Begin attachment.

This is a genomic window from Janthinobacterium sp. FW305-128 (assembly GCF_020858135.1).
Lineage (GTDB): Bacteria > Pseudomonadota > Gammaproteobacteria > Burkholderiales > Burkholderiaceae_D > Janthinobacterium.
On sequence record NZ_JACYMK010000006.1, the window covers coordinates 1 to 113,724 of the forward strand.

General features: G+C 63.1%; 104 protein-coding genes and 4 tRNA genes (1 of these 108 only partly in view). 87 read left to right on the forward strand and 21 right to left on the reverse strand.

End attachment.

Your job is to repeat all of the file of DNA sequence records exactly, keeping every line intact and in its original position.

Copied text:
This is a genomic window from Janthinobacterium sp. FW305-128 (assembly GCF_020858135.1).
Lineage (GTDB): Bacteria > Pseudomonadota > Gammaproteobacteria > Burkholderiales > Burkholderiaceae_D > Janthinobacterium.
On sequence record NZ_JACYMK010000006.1, the window covers coordinates 1 to 113,724 of the forward strand.

General features: G+C 63.1%; 104 protein-coding genes and 4 tRNA genes (1 of these 108 only partly in view). 87 read left to right on the forward strand and 21 right to left on the reverse strand.